CHARACTER strings as fixed-length strings filled with trailing blanks, whereas C stores
them as a variable-length strings each terminated by the null character. Although C strings are of
variable length, there must of course be enough space reserved to store the maximum length that the
string ever reaches plus one more character for the trailing null.
To aid the programmer in converting between the two forms of character strings, a number of C functions are provided in the CNF library. These handle all aspects of converting between the two types of string and provide options such as creating temporary strings, including the trailing blanks in the C version of a string and only copying a maximum number of characters. The process of converting from FORTRAN to C strings is known as “importing” and from C to FORTRAN as “exporting”.
None of the functions are very complicated and some of them are just a tidier way of achieving what could be done with a few lines of C in the calling program. Consequently in a time critical application it may be appropriate to include the source of a CNF function in your code, rather than incur the overheads of a making a function call.
Full descriptions of the CNF functions are provided in Appendix G.
Here is an example of how to use them. This is the same as an example from the machine specific section of this document. The use of the F77 macros and the CNF functions have made the C code easier to write and completely portable to all Starlink systems.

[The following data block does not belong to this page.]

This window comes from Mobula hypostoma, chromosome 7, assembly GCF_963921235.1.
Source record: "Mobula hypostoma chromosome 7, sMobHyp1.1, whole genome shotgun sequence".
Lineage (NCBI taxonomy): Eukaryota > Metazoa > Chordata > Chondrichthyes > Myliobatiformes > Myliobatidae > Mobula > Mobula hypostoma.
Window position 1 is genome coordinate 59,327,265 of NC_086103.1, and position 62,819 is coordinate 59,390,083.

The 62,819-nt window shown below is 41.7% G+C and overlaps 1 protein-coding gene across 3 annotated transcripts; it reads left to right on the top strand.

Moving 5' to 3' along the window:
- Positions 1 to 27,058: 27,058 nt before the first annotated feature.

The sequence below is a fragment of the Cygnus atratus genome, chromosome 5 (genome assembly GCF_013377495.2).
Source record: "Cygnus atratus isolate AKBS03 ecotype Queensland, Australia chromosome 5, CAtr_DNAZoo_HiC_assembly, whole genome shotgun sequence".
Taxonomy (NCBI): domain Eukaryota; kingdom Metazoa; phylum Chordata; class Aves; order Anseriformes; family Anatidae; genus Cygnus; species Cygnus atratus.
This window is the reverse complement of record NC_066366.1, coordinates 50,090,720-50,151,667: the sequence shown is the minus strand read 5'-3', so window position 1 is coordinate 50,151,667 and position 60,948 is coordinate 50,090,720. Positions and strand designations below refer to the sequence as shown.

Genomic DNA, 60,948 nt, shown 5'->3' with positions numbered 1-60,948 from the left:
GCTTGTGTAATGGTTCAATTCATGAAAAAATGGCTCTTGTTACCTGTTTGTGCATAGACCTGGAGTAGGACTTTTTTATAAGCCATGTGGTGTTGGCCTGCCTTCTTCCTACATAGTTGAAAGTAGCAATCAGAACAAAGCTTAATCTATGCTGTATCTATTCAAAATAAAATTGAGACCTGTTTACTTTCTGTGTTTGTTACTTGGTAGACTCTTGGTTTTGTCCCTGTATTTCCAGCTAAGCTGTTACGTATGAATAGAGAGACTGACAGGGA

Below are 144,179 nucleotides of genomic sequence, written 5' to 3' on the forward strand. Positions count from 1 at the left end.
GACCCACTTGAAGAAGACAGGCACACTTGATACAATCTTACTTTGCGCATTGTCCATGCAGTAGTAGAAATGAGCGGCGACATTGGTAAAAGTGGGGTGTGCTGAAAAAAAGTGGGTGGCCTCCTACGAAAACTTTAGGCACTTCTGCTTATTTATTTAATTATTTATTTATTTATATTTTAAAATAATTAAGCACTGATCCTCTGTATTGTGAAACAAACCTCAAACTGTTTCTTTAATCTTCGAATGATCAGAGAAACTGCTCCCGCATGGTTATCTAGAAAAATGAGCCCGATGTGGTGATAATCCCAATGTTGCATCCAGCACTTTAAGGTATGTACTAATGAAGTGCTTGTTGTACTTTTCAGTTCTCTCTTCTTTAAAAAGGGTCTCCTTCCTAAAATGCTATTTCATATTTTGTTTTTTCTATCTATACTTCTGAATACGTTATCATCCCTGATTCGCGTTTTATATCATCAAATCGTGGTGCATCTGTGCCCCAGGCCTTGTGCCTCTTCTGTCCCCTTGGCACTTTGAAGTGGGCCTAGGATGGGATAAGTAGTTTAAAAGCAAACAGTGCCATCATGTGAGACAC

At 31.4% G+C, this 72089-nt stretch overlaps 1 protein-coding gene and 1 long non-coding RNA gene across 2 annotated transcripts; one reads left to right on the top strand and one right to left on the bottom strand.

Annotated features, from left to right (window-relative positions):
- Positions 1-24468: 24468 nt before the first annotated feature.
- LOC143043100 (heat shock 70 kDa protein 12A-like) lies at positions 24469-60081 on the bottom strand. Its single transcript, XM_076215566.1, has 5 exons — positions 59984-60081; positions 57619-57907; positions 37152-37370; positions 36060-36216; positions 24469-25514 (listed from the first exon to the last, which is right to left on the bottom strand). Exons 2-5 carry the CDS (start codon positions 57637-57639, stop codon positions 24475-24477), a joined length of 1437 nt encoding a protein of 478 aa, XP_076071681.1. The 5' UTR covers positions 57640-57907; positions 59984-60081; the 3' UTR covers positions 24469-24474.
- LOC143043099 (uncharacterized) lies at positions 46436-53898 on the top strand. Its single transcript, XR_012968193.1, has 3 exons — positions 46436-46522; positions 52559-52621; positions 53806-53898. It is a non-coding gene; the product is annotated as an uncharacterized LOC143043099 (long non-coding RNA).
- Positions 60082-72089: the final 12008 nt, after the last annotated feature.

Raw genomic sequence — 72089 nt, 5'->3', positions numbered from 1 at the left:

CHARACTER variables are used to contain strings of bytes rather than normal,
printable character strings – a particular case of this is HDS locators (see SUN/92). In this
case, special characters, such as NULL, cease to have their normal meaning and this could
confuse the standard CNF import and export functions. For this reason, functions
cnfExpch are provided. These functions just import and export a given number of
DECLARE_CHARACTER macro used in an earlier example (2) assumes that the length of the required
FORTRAN character string is a constant, known at compile time. This is not always the case – for
example, the character argument to be passed to the FORTRAN subroutine may be derived from an
argument of the calling C function as in the case of a C wrap-around for a FORTRAN subroutine.
To cater for this situation, macros are provided which will allocate and free space for the
FORTRAN character string at run time. They make use of the CNF functions
The following example illustrates their use for both input and output of strings from a FORTRAN subroutine which takes a given string, modifies it and returns the result.
C main program
which is a C wrapper for the FORTRAN subroutine:
DECLARE_CHARACTER_DYNis used in place of
DECLARE_CHARACTER. It declares pointers rather than allocating space for the FORTRAN character strings to be passed to the FORTRAN subroutine. A variable to hold the string length is also declared.
F77_CREATE_CHARACTER expands to executable statements which allocate space and set the
pointers and string length. The
F77_FREE_CHARACTER macro expands to executable statements which
free the previously allocated space.